This post was written by NCTE members Nicole Mirra and Antero Garcia, Guest Editors of Research in the Teaching of English for a special issue, “Freedom Is a Strong Seed: Transforming Civics through English Language Arts.”
Democracy will not come
Today, this year
Through compromise and fear.
I have as much right
As the other fellow has
On my two feet
And own the land.
I tire so of hearing people say,
Let things take their course.
Tomorrow is another day.
I do not need my freedom when I’m dead.
I cannot live on tomorrow’s bread.
Is a strong seed
In a great need.
I live here, too.
I want freedom
Just as you.
Langston Hughes (1949)
Watch more in “Democracy” by Langston Hughes.
Educators, youth, and communities are navigating yet another civic season of “great need,” stalked by the interlocking threats of resurgent fascist ideologies, racist, homophobic, and transphobic violence, climate disaster, public health crisis, and economic inequity. Literacies can be “seeds of freedom” in today’s world, carrying the potential to combat the perpetuation of each of these existential threats.
But as Langston Hughes reminds us, cultivation of these seeds cannot occur if we delay or succumb to “compromise and fear.” For the literacy community, such fear can manifest as passivity in the face of curriculum bans. Or stifling discussions of identity and sociopolitical topics in the classroom. Or the embrace of neoliberal fallacies of “neutrality.” Or rejecting civic learning as a core element of our discipline. Our youth cannot live on “tomorrow’s bread.”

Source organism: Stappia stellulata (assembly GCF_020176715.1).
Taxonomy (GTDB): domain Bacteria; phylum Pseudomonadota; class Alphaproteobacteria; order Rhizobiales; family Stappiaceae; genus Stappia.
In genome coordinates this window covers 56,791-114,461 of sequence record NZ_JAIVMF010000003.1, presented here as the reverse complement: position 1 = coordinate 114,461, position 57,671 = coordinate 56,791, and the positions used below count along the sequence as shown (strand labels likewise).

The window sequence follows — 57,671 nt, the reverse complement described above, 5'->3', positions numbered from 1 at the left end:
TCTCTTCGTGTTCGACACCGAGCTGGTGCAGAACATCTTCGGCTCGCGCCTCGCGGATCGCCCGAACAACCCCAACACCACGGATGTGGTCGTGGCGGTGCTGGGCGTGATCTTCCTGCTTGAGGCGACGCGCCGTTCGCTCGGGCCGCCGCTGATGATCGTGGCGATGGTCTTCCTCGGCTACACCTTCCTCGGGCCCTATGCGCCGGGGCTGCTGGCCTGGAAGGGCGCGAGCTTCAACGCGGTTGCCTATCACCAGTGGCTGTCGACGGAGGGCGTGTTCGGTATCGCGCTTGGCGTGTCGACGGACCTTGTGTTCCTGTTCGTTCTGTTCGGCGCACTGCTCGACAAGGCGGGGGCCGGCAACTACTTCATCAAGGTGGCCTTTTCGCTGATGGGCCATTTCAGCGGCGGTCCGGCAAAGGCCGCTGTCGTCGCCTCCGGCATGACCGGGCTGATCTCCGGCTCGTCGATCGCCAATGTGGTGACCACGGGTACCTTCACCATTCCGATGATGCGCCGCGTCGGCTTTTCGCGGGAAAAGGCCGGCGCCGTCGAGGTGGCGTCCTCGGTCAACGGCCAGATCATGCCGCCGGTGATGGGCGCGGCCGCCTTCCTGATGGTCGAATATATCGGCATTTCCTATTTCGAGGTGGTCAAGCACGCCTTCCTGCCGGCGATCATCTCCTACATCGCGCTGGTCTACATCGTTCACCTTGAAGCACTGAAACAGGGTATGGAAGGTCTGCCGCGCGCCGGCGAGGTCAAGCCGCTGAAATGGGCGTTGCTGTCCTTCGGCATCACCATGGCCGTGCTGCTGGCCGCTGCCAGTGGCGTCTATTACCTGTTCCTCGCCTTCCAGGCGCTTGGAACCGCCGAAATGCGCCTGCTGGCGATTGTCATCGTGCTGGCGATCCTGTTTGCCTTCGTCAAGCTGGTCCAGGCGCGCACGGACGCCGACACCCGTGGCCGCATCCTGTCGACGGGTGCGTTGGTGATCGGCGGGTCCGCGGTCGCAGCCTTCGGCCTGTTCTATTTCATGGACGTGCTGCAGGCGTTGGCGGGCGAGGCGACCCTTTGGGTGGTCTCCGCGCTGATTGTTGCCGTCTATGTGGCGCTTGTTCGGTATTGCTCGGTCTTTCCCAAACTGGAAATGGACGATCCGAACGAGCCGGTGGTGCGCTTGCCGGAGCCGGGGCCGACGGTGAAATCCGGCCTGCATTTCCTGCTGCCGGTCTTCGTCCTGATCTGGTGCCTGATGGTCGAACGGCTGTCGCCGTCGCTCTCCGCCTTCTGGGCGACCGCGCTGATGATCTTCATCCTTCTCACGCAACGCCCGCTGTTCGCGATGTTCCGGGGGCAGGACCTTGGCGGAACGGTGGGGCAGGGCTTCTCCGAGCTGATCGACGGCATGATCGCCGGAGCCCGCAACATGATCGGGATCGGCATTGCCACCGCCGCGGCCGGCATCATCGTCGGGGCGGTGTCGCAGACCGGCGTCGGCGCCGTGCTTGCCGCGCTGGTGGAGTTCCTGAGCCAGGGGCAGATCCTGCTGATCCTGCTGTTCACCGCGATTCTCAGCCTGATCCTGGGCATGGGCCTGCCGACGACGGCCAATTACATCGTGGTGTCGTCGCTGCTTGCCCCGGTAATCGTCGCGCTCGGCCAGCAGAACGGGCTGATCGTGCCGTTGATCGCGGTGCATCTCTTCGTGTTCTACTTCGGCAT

This special issue of Research in the Teaching of English (RTE) solicits research that examines how the knowledges, skills, and commitments of English language arts can explode the traditional paradigm of “civic education” and in its place build creative and liberatory possibilities for civic praxis in classrooms and communities. We seek scholarship that pushes beyond sociopolitical critique toward civic creation. We seek scholarship in which theoretical frameworks, methodologies, and presentation of findings embrace relationality, mutual exchange, and joy, and in which understandings of the “civic” are expansively defined.
Submissions for this issue might address the following topics:
- Youth counternarratives of civic life and learning
- The role of literacies in the development of classroom or community counter-publics
- Praxis of participatory action collectives and/or social design-based experiments involving educators, communities, and/or youth
- Educational interventions grounded in futurist theorizing (e.g., Afro-, Latinx, Indigenous, queer, eco, disabled/crip futurisms)
- Speculative civic literacy learning in formal and informal educational environments
- Transnational perspectives on civic community and engagement
- Analysis of Inter/transdisciplinary classroom civic literacy projects
- Critical political engagement in and beyond the ELA classroom
- Seeding civic commitments within pre-service and in-service educator professional learning programs